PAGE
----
Wrapped Up With a Bow, Holiday Pet Safety Is the Gift That Keeps On Giving

With so many distractions this time of year, our priorities can shift overnight. From cookie swaps to toy donation drives, potlucks to caroling, our collective calendars are simply overflowing – a fact not missed by most pets. As a result, the things that usually hold us together get flipped upside down.

Luckily, with an eye on prevention you can keep the good times rolling. Holiday pet safety doesn’t have to be confusing, and it doesn’t have to stand in the way of any seasonal fun.

Setting the Scene

Knowing that the holidays can get a little crazy, pet owners can get ahead of the storm by setting up a safe haven for their best friends. If you’re hosting, be sure your pet has a cozy, quiet place they can retreat to when the house gets packed. Crate training offers great relief to worried and tired pets.

Also:

  • Microchipping can ensure a safe reunion if you’re ever separated by stress or anxiety-induced escapes.
  • Be sure that your visitors keep purses and backpacks off the floor to reduce possible exposure to dangerous medications or candy.
  • Alternatively, board your pet with us to guarantee that they won’t be in harm’s way while you’re entertaining guests.

On Schedule

A great tactic to support overall holiday pet safety is to keep as close as possible to your pet’s pre-holiday schedule. They depend on consistent meal times and bathroom breaks spaced throughout each and every day. Extra opportunities for exercise and close interaction with their favorite humans can help keep potential hazards at bay.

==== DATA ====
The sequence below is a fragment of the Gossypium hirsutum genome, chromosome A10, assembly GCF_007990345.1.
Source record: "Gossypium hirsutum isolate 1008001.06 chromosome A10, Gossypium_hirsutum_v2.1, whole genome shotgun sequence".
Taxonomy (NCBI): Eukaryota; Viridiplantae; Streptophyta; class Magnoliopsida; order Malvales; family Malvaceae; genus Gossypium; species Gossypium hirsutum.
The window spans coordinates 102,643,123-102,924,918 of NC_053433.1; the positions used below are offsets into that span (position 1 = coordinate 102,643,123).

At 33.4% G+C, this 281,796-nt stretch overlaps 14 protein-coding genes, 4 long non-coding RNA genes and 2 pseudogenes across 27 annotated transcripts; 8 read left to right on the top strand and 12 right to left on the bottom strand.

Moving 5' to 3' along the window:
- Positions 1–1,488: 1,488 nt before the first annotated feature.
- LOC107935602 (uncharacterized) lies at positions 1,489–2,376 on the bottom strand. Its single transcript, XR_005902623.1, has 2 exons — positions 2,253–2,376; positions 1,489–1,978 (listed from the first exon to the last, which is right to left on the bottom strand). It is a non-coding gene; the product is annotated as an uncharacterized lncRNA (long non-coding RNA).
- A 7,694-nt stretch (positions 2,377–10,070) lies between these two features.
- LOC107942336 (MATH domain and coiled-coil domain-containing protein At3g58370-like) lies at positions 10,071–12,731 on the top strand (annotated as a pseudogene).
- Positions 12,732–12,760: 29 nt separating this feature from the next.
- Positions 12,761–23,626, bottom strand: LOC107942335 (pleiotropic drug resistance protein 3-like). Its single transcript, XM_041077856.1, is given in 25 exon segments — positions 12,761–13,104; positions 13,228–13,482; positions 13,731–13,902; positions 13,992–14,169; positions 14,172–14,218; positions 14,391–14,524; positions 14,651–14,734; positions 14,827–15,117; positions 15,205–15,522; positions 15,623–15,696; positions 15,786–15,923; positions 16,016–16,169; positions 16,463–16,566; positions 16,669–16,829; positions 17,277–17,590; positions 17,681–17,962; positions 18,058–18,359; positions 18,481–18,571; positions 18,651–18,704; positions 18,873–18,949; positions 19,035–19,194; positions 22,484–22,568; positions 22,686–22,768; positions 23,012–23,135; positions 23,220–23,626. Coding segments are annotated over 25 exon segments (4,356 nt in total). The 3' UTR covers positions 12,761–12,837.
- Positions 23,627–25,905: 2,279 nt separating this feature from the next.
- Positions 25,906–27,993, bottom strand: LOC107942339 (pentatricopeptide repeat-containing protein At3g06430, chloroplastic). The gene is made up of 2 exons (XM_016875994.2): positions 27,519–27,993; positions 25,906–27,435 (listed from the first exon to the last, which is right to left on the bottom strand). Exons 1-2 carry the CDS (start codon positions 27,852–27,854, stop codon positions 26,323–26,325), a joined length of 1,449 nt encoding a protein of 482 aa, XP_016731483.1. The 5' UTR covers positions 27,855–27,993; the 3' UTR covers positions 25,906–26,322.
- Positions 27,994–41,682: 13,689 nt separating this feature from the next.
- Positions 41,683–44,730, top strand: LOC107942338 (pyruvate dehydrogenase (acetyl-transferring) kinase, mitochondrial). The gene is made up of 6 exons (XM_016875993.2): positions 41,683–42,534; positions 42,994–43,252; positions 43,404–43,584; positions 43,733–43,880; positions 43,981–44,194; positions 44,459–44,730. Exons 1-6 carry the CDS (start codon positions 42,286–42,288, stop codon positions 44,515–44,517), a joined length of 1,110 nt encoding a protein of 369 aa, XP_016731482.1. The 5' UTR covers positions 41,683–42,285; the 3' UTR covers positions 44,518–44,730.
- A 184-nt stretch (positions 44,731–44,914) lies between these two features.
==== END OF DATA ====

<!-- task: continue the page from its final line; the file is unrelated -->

Dangerous Decor

A huge threat to your holiday pet safety measures lies in the decor that make the season so wonderful. Please be sure to closely supervise your pet if/when you have any of the following items in the house, or consider not having them at all:

  • Christmas trees can tip or fall over on pets when they try to climb them. Standing water in the tree stand can have toxic levels of fertilizer, pesticides and fire retardent.
  • Plants like poinsettia, mistletoe and holly are poisonous if eaten.
  • Be cautious of breakable ornaments or knick-knacks.
  • String lights can cause electric shock or entanglement issues.
  • Snowglobes can have antifreeze inside them.
  • Live flame candles can singe whiskers and skin burns.
  • Watch out for batteries!
  • Tinsel

Holiday Pet Safety and the Table

Unfortunately, many of the dishes that make the holidays so amazing are the ones responsible for causing serious distress among the curious and hungry pet population. Be sure the following food items are never offered to your pet or left out for them to sample:

  • Grapes, raisins, currants
  • Macadamia nuts
  • Garlic 
  • Onions
  • Caffeine
  • Alcohol
  • Xylitol (found in sura free baked goods and candy)
  • Rich, fatty foods like gravy, butter, and dark meat
  • Bones
  • Uncooked yeast dough

A Safe New Year

Pets are often given presents this time of year. There are no shortages to the possible toys and treats out there, but be sure your pet isn’t at risk when opening gifts. Ribbons, tape and gift wrap can become dangerous hazards to the GI tract. 

If you have further questions or concerns regarding holiday pet safety, please please let us know. Our doctors and staff members are always here for you. 

Happy (and safe) holidays from all of us at Ten West Bird & Animal Hospital!